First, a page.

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June 17, 2020 | Tiff Talk

A best-selling Canadian author of 14 books on economic trends, real estate, the financial crisis, personal finance strategies, taxation and politics. Nationally-known speaker and lecturer on macroeconomics, the housing market and investment techniques. He is a licensed Investment Advisor with a fee-based, no-commission Toronto-based practice serving clients across Canada.

Tiff would be a swell name for a guy on your rowing team at Harvard. Or as CO of the cadet corps at your boarding school. Ditto for your daughter’s tennis or dressage instructor at the Club.

Well, here he is. Patrician, steady, old-school solid. Now in charge of the Bank of Canada, Tiff Macklem is all about creds, not surprises. Economist. Banker. PhD. His father was CFO at Birks. Nurtured in Montreal’s tony Westmount. He’s worked in the Department of Finance, headed a major business school, repped us at the G7 and has served as deputy governor of the central bank. If you’re looking for a good time, lose his number.

Now Tiff is presiding over an economy on its knees. No BoC boss ever – save the guy who just left, briefly – had to deal with a global pandemic, eight million people on the dole, a cratering GDP, forced economic shutdown or a tripling of the jobless rate in two months. There is no playbook. No precedent. Nobody to ask for advice. What the Tiffer does next will impact a slew of citizens.

He testified before our lame, hobbled, shameful, held-to-ransom Parliament this week. “What we really want to avoid,” he said, “is a non-recovery.”

“The biggest risk to Canadians becoming insolvent is not having a job. Monetary policy has lowered interest rates to reduce the interest costs Canadians are facing. That is the best contribution we can make to getting Canadians back to work, which is the best thing we can do to prevent Canadians from going insolvent.”

Okay, that’s why the yield on the benchmark Government of Canada bond currently looks like this. See what’s happened since the virus came to town in March?


Also note the language used by Macklem. Canadians are not ‘struggling’ or confronting ‘financial stress.’ Instead they risk “going insolvent”, thanks to excessive debt-snorfling, over-leveraging, house-horniness and the kind of financial acumen usually associated with small, burrowing rodents. In other words, interest costs must be plunged or else many will drown in their own payments.

But, is it too late?

Robert Hogue, a biggie economist at RBC, is suggesting this may be the case. Look at real estate listings, he says. Getting scary.

Realtors across the country reported a jump of almost 70% in properties hitting the market in May after a barren April. Says Hogue: “There are early signs demand and supply are decoupling. We expect further decoupling in the period ahead. Economic hardship is no doubt taking a toll on a number of current homeowners — including investors. Some of them could be running out of options once government support programs and mortgage payment deferrals end, and may be compelled to sell their property.”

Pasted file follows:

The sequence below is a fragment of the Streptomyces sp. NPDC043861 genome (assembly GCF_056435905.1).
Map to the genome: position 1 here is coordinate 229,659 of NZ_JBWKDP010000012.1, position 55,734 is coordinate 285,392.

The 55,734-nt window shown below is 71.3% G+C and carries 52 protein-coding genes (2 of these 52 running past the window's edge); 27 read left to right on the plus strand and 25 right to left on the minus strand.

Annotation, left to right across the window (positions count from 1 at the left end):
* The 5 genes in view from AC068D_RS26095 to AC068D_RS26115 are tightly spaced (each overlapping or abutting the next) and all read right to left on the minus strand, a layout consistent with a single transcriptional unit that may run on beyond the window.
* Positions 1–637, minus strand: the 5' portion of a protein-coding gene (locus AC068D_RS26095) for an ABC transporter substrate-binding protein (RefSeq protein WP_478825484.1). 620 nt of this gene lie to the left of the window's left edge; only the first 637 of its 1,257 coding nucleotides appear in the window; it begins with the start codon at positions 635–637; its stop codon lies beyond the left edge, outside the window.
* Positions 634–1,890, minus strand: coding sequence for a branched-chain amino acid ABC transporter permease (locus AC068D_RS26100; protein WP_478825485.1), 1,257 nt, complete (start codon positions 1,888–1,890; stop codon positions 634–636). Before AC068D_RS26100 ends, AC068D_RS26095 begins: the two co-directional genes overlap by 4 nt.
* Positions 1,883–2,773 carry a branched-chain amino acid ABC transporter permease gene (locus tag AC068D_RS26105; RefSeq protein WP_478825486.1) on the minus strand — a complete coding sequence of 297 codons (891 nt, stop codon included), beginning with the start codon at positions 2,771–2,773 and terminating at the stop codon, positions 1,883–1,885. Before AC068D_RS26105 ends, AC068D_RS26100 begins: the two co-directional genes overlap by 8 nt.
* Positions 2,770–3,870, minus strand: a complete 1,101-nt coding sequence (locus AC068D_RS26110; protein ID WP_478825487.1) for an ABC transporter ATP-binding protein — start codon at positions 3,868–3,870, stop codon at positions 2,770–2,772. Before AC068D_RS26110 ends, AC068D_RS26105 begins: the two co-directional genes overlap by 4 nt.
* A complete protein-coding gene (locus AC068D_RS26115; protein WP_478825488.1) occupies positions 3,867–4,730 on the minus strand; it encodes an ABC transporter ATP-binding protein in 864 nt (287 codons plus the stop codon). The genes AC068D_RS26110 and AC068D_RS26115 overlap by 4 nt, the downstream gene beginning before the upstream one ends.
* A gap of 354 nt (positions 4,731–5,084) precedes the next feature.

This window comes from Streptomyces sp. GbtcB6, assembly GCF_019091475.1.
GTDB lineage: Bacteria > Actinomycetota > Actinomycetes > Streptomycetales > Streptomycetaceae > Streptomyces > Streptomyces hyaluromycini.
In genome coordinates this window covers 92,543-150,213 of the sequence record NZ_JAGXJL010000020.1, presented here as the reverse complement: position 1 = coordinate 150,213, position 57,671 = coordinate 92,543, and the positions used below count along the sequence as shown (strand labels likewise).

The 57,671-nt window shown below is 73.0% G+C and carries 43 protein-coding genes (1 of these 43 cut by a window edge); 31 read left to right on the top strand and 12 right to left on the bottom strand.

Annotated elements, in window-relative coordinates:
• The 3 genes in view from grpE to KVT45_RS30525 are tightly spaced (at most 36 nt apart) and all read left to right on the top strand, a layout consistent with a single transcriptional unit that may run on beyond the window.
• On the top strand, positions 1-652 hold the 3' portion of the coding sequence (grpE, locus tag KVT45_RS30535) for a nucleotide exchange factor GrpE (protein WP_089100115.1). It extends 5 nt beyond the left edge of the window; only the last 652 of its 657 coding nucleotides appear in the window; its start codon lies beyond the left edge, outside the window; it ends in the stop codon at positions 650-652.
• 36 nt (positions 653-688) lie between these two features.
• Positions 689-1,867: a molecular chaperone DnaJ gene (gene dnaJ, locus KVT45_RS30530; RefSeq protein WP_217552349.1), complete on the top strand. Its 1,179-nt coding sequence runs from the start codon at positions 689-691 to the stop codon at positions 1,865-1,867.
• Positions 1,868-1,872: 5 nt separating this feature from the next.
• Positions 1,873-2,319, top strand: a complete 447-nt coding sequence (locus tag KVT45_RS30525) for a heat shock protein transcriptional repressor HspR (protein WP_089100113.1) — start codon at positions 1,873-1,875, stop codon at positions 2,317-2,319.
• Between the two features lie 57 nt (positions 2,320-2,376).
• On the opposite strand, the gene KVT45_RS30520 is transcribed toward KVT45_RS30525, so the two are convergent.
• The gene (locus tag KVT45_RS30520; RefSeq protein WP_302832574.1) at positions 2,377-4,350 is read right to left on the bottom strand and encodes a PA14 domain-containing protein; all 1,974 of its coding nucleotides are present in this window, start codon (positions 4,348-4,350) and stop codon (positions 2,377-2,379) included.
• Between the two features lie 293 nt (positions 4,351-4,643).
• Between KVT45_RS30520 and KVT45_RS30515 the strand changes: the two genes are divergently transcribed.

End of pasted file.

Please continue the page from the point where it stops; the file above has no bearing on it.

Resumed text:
Yes, as a certain pathetic blog has been yammering about for weeks now, the decision by almost a million homeowners to stop making mortgage payments is consequential. If these people lost employment and income and became unable to service their loans after a month or two, it shows deep financial failure. If some decided to cease servicing their debts out of economic uncertainty, well, nothing has changed. The jobless rate will stay elevated and society seriously abnormal for months to come. When payments on $180 billion in abandoned mortgages restart, the stress will return. And more may realize the burden and risk posed by housing debt in a post-pandemic world.

Says RBC: prices will fall in most markets in the coming months. “Strong starting points in Ottawa, Montreal, Toronto and Halifax will provide these markets with a temporary buffer. Prices are already declining in Alberta, and Newfoundland and Labrador. Nationwide, we expect benchmark prices to fall 7% by the middle of 2021 though believe a widespread collapse in property values is unlikely.” Recall that CMHC is forecasting a decline of up to 18%. CIBC says 10%. Moody’s says 30%. Remax says phooey.

Meanwhile, have you noticed what crashed interest rates have done to financial assets?

From the virus-infused low on March 23rd, US stocks have gained 42%. Bay Street is ahead 38%. The S&P 500 has given investors who ignored the pandemic an 11% year/year return. Amazing, and many people wonder how stocks can be so disconnected from the real economy.

One reason is this: where else is money going to go? Bonds pay diddly. Cash and GICs have zero returns. Commercial real estate is suddenly looking dodgy. Houses are the inflated tools of the indebted, chattering class. Landlording’s a death wish. So even with a pesky virus nibbling the planet, diversified and balanced portfolios of financial assets seem more secure – and have performed admirably.

And now here’s Tiff. Expect low rates, he says, until things start looking the way they were way back in February. The best guess? Two years. The next Bank of Canada move up will take place in 2022, the odds suggest. That means low bond yields, cheapo corporate financing, buckets of monetary stimulus, central bank bond-buying and more dough migrating into growth assets.

As for real estate, the soma of the masses, it all comes down to jobs. If they come back fast, then the market holds (after the current boomlet). If millions are still collecting CERB in October, expect rampant poochedness. The non-recovery.

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June 17th, 2020

Posted In: The Greater Fool

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